Here are the essays from the text you are choosing from: “This is the Life,” Dillard, p. 382, “Against Love,” Kipnis, p. 660, “Get Happy,” Mosley, 682.
Analyze TWO of the THREE essays according to the characteristics of definition essays listed below.
****How does THE AUTHOR analyze the word or phrase? How does the author use comparison or details? Notice I’m not asking about the CONTENT of the piece… I already know what the essay is talking about. I want you to analyze HOW THE ESSAY IS CONSTRUCTED by the author, so that you can use the same techniques in your own definition essays.
Analysis: The subject may be separated into different parts and those parts could be described separately. For example, if the topic is love then the many types of love could be explained individually. The writer may start with platonic love, then romantic love, unrequited love, and first love.
Comparison: By comparing the subject to something else, it might make it more lucid to the reader. If the topic is Communism, then comparing it to capitalism or socialism, may make the concept of communism much clearer.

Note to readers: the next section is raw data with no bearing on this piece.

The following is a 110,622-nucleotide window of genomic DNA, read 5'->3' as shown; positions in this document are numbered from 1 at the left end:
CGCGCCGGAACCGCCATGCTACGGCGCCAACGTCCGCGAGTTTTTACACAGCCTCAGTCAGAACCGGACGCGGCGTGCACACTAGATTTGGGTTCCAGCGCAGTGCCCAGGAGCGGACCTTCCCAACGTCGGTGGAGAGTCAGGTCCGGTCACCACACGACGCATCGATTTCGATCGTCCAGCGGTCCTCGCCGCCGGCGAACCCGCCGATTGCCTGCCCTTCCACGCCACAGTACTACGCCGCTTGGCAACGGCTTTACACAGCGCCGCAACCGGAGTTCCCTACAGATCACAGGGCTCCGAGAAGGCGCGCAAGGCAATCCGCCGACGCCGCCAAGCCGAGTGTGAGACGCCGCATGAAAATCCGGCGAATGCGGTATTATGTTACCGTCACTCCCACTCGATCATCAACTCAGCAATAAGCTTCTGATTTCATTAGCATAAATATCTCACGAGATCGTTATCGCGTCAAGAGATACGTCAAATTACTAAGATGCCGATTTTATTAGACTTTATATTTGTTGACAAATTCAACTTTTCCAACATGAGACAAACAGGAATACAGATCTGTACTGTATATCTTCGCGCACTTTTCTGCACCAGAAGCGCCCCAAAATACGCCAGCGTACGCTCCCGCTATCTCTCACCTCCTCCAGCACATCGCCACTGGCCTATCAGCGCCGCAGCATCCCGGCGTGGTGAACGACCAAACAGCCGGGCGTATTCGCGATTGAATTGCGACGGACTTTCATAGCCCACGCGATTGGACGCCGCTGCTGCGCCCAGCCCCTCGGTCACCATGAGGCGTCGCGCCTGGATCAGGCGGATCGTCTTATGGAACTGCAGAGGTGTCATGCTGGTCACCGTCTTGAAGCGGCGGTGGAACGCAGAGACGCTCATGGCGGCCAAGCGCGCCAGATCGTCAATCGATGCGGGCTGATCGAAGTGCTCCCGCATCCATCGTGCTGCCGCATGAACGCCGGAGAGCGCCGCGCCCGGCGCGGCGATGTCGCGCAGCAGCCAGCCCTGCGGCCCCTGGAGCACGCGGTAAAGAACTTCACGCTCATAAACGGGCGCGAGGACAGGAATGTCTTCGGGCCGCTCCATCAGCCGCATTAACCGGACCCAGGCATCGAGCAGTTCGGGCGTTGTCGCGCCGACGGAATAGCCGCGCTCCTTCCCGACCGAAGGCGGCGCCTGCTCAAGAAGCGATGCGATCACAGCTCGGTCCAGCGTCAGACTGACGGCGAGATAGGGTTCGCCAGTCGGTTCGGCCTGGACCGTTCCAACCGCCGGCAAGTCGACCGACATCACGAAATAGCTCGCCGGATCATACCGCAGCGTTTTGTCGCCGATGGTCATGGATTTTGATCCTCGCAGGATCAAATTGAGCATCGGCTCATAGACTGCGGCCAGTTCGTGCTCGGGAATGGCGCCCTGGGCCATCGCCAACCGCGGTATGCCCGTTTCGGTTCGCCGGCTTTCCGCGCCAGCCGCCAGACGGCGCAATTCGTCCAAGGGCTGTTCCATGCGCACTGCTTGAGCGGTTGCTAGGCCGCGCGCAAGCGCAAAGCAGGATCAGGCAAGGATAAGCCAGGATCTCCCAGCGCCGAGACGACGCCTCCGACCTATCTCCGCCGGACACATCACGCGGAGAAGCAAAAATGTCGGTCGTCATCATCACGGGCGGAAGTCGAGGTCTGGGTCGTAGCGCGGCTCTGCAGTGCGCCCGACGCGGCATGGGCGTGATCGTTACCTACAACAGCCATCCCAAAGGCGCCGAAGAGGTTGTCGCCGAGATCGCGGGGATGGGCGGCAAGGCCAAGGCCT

Details: providing the reader with the physical and internal attributes, conceptual background and traditional thoughts of the subject is another way of making it more apparent to the reader.
Negation: Pointing out what the subject is not, may make what it is clearer to the reader. An essay on Hinduism I read started by stating that Hinduism was NOT Christianity, and then began pointing out the dissimilarities between the two religions. This was a very effective beginning.
Examples and Anecdotes: when explaining a very abstract concept, the best way to make your meaning clear is by giving examples. When defining “truth” for instance, a well placed story highlighting the truthfulness of a person may make a greater impact than a theoretical rambling on what truth could or could not mean.